For example, if you’re working from home, you may get less done than usual, even if you sometimes worked from home before. I don’t think I’m alone when I admit that I’ve been really distracted by this pandemic. I’m trying to limit my media intake, but balancing the need to be informed and with information popping up everywhere, it can be difficult. If you live with other people or children, the distractions multiply. Despite our best efforts, we may get less done than usual. And I think that’s okay. This is a historic event and that translates into uncertainty for many of us. It’s alright to admit that and to accept that it may mean less output some or most days. We aren’t machines coded to do <job> every day <9am> to </5pm>. We are human beings…
Keeping busy is good to an extent, but after that extent, we have to feel our feelings and think our thoughts. If we constantly try to mask them with ultra-productive projects, it could lead to a burnout, breakdown or overwhelm. I think each of us needs to take some space and silence to figure out what this pandemic means to us. Maybe it means an added workload or being unemployed. It’s okay to sit in that for a bit and mourn what the normal was before this. Sometimes, we need to fully go through that before we can move past it. Instead of jamming your at-home schedule, leave room to just breathe and relax—whatever that means to you.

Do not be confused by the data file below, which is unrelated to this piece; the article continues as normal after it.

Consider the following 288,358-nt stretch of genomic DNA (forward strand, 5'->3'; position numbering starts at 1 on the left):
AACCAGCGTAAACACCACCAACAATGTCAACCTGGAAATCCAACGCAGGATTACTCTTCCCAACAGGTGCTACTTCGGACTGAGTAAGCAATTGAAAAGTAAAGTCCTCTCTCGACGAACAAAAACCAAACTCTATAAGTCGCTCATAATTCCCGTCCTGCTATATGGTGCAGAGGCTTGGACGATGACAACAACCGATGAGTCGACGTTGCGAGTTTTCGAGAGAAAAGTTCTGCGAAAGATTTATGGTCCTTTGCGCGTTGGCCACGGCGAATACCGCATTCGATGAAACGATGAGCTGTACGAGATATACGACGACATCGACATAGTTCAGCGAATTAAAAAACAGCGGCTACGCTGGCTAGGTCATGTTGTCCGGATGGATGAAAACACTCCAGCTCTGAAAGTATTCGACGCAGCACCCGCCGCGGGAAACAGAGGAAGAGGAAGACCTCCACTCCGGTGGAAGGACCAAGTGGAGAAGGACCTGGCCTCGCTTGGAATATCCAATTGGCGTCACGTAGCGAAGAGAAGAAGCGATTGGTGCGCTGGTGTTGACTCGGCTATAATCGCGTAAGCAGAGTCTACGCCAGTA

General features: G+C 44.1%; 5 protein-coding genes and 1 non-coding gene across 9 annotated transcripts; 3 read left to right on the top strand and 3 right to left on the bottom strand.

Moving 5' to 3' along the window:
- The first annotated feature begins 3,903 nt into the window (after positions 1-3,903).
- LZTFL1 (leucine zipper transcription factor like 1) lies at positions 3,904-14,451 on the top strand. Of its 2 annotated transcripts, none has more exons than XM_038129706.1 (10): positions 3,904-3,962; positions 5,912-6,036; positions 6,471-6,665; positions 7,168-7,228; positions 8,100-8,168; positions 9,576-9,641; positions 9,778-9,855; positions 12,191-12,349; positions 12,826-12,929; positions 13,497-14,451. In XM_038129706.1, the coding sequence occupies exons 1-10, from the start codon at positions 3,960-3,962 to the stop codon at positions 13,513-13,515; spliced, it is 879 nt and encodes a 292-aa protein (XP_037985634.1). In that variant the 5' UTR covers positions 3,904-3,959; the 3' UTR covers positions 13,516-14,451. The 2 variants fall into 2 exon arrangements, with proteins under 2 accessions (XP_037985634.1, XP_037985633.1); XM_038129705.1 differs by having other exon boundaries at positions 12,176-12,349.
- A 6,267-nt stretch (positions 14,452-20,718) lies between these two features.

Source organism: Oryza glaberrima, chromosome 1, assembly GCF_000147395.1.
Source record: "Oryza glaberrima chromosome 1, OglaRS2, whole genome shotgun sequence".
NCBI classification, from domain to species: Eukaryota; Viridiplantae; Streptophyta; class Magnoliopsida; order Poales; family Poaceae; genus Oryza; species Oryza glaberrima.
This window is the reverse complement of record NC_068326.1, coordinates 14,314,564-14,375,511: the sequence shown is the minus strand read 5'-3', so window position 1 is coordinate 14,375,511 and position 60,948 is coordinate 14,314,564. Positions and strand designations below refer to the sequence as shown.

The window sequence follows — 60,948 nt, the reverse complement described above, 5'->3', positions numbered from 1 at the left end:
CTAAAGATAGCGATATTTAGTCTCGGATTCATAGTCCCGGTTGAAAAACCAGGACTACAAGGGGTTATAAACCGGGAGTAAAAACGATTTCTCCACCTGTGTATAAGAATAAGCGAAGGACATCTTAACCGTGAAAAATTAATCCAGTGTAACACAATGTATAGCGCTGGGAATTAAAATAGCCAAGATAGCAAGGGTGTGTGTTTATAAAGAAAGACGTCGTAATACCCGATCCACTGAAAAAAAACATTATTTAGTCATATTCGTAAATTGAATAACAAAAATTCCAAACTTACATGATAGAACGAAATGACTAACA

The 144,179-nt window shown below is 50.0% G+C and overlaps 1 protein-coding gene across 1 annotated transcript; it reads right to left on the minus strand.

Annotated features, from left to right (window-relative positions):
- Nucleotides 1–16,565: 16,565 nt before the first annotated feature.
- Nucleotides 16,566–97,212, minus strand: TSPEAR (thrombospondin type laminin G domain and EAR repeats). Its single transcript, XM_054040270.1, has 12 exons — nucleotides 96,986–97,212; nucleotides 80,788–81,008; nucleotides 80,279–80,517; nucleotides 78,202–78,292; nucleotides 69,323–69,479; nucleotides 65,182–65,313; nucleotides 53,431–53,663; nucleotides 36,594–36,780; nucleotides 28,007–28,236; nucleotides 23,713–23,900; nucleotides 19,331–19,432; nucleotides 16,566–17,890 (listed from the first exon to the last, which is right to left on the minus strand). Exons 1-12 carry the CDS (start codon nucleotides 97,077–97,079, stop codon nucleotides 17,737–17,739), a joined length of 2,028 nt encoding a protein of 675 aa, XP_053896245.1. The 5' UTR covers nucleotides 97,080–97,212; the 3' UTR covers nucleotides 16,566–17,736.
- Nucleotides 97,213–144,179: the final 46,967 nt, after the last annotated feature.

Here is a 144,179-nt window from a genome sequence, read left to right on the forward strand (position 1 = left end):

If you have self-compassion, you realize that you’re only human and you tried your best, even if it wasn’t the best ever. Instead of beating yourself up, you can see things from a more balanced perspective. Going easy on yourself in this way can help you recover from a situation, experience or setback quicker.
Most of us could use some self-compassion right now because it’s our first time going through a pandemic, and that can mean a lot of mistakes. Maybe living in close quarters with a family member makes you get more heated during an argument. Maybe you were unsure of where the new line was in a store and you looked like an idiot (me). Maybe you tried a new recipe and it turned out like crap (also me). In any case, acknowledging it and being nicer to yourself is going to make you feel better and lead to better future outcomes. Here’s 8 Exercises by a Leading Self-Compassion Researcher.